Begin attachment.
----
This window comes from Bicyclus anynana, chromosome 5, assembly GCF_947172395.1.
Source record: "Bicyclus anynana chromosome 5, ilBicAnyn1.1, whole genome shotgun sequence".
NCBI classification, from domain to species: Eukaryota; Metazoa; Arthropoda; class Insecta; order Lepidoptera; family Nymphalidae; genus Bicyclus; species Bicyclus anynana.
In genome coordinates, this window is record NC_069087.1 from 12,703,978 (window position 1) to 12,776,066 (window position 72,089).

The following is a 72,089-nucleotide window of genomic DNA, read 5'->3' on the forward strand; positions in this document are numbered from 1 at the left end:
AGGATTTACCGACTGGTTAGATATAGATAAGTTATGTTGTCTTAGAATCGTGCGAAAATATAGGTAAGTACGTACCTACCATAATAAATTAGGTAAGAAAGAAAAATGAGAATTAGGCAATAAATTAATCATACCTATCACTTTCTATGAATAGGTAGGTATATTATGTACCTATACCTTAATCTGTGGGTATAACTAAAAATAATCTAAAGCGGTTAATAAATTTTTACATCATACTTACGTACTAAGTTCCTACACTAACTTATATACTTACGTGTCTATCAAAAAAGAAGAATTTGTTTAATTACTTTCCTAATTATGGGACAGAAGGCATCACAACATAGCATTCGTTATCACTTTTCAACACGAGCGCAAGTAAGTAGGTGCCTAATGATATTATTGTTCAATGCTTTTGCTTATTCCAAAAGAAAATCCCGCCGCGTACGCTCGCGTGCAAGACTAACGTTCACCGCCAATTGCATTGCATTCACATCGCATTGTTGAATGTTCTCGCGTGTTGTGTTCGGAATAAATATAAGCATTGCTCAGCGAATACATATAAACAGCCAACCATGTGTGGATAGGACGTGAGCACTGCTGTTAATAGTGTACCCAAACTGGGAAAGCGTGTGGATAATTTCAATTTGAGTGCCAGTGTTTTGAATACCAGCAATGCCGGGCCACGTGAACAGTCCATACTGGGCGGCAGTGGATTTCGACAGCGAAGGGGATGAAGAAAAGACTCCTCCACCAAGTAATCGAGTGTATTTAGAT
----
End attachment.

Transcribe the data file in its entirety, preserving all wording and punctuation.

This window comes from Bicyclus anynana, chromosome 5, assembly GCF_947172395.1.
Source record: "Bicyclus anynana chromosome 5, ilBicAnyn1.1, whole genome shotgun sequence".
NCBI classification, from domain to species: Eukaryota; Metazoa; Arthropoda; class Insecta; order Lepidoptera; family Nymphalidae; genus Bicyclus; species Bicyclus anynana.
In genome coordinates, this window is record NC_069087.1 from 12,703,978 (window position 1) to 12,776,066 (window position 72,089).

The following is a 72,089-nucleotide window of genomic DNA, read 5'->3' on the forward strand; positions in this document are numbered from 1 at the left end:
AGGATTTACCGACTGGTTAGATATAGATAAGTTATGTTGTCTTAGAATCGTGCGAAAATATAGGTAAGTACGTACCTACCATAATAAATTAGGTAAGAAAGAAAAATGAGAATTAGGCAATAAATTAATCATACCTATCACTTTCTATGAATAGGTAGGTATATTATGTACCTATACCTTAATCTGTGGGTATAACTAAAAATAATCTAAAGCGGTTAATAAATTTTTACATCATACTTACGTACTAAGTTCCTACACTAACTTATATACTTACGTGTCTATCAAAAAAGAAGAATTTGTTTAATTACTTTCCTAATTATGGGACAGAAGGCATCACAACATAGCATTCGTTATCACTTTTCAACACGAGCGCAAGTAAGTAGGTGCCTAATGATATTATTGTTCAATGCTTTTGCTTATTCCAAAAGAAAATCCCGCCGCGTACGCTCGCGTGCAAGACTAACGTTCACCGCCAATTGCATTGCATTCACATCGCATTGTTGAATGTTCTCGCGTGTTGTGTTCGGAATAAATATAAGCATTGCTCAGCGAATACATATAAACAGCCAACCATGTGTGGATAGGACGTGAGCACTGCTGTTAATAGTGTACCCAAACTGGGAAAGCGTGTGGATAATTTCAATTTGAGTGCCAGTGTTTTGAATACCAGCAATGCCGGGCCACGTGAACAGTCCATACTGGGCGGCAGTGGATTTCGACAGCGAAGGGGATGAAGAAAAGACTCCTCCACCAAGTAATCGAGTGTATTTAGAT